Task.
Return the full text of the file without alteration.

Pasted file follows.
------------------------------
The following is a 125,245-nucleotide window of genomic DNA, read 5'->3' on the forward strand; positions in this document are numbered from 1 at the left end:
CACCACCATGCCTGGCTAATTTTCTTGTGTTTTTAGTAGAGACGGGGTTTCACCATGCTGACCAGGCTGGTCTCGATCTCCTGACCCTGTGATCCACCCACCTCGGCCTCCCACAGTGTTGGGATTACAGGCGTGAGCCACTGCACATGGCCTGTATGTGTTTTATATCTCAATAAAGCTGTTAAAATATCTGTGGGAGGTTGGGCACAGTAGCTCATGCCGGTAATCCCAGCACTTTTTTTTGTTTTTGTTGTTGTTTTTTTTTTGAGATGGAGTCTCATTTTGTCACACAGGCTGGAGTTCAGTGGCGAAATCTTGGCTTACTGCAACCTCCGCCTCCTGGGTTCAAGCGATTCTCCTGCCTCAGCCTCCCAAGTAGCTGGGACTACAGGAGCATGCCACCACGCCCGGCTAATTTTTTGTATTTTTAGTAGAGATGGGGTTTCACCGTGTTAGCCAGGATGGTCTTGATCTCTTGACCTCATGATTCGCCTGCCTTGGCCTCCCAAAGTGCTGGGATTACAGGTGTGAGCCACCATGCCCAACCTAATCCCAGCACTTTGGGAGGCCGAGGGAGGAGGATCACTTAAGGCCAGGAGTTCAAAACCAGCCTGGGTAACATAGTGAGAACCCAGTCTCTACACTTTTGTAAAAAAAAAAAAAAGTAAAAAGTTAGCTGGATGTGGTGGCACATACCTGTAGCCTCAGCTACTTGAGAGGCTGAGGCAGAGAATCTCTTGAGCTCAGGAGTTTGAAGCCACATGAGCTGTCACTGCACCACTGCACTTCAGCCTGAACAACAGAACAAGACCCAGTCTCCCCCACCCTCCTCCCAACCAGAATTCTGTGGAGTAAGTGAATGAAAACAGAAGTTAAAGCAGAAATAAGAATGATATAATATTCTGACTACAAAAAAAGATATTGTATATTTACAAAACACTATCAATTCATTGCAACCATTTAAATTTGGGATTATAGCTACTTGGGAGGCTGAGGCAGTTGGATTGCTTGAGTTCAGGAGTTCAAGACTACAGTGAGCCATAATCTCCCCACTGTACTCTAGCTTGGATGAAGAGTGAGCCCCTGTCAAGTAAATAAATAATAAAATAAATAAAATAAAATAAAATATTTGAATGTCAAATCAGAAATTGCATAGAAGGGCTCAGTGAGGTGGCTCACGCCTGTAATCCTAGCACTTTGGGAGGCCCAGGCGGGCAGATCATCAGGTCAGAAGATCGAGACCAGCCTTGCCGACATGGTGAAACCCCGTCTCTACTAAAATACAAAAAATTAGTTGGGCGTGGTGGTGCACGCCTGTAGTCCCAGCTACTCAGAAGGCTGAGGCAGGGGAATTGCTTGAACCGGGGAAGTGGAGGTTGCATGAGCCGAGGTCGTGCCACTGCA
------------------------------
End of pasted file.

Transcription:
The following is a 125,245-nucleotide window of genomic DNA, read 5'->3' on the forward strand; positions in this document are numbered from 1 at the left end:
CACCACCATGCCTGGCTAATTTTCTTGTGTTTTTAGTAGAGACGGGGTTTCACCATGCTGACCAGGCTGGTCTCGATCTCCTGACCCTGTGATCCACCCACCTCGGCCTCCCACAGTGTTGGGATTACAGGCGTGAGCCACTGCACATGGCCTGTATGTGTTTTATATCTCAATAAAGCTGTTAAAATATCTGTGGGAGGTTGGGCACAGTAGCTCATGCCGGTAATCCCAGCACTTTTTTTTGTTTTTGTTGTTGTTTTTTTTTTGAGATGGAGTCTCATTTTGTCACACAGGCTGGAGTTCAGTGGCGAAATCTTGGCTTACTGCAACCTCCGCCTCCTGGGTTCAAGCGATTCTCCTGCCTCAGCCTCCCAAGTAGCTGGGACTACAGGAGCATGCCACCACGCCCGGCTAATTTTTTGTATTTTTAGTAGAGATGGGGTTTCACCGTGTTAGCCAGGATGGTCTTGATCTCTTGACCTCATGATTCGCCTGCCTTGGCCTCCCAAAGTGCTGGGATTACAGGTGTGAGCCACCATGCCCAACCTAATCCCAGCACTTTGGGAGGCCGAGGGAGGAGGATCACTTAAGGCCAGGAGTTCAAAACCAGCCTGGGTAACATAGTGAGAACCCAGTCTCTACACTTTTGTAAAAAAAAAAAAAAGTAAAAAGTTAGCTGGATGTGGTGGCACATACCTGTAGCCTCAGCTACTTGAGAGGCTGAGGCAGAGAATCTCTTGAGCTCAGGAGTTTGAAGCCACATGAGCTGTCACTGCACCACTGCACTTCAGCCTGAACAACAGAACAAGACCCAGTCTCCCCCACCCTCCTCCCAACCAGAATTCTGTGGAGTAAGTGAATGAAAACAGAAGTTAAAGCAGAAATAAGAATGATATAATATTCTGACTACAAAAAAAGATATTGTATATTTACAAAACACTATCAATTCATTGCAACCATTTAAATTTGGGATTATAGCTACTTGGGAGGCTGAGGCAGTTGGATTGCTTGAGTTCAGGAGTTCAAGACTACAGTGAGCCATAATCTCCCCACTGTACTCTAGCTTGGATGAAGAGTGAGCCCCTGTCAAGTAAATAAATAATAAAATAAATAAAATAAAATAAAATATTTGAATGTCAAATCAGAAATTGCATAGAAGGGCTCAGTGAGGTGGCTCACGCCTGTAATCCTAGCACTTTGGGAGGCCCAGGCGGGCAGATCATCAGGTCAGAAGATCGAGACCAGCCTTGCCGACATGGTGAAACCCCGTCTCTACTAAAATACAAAAAATTAGTTGGGCGTGGTGGTGCACGCCTGTAGTCCCAGCTACTCAGAAGGCTGAGGCAGGGGAATTGCTTGAACCGGGGAAGTGGAGGTTGCATGAGCCGAGGTCGTGCCACTGCA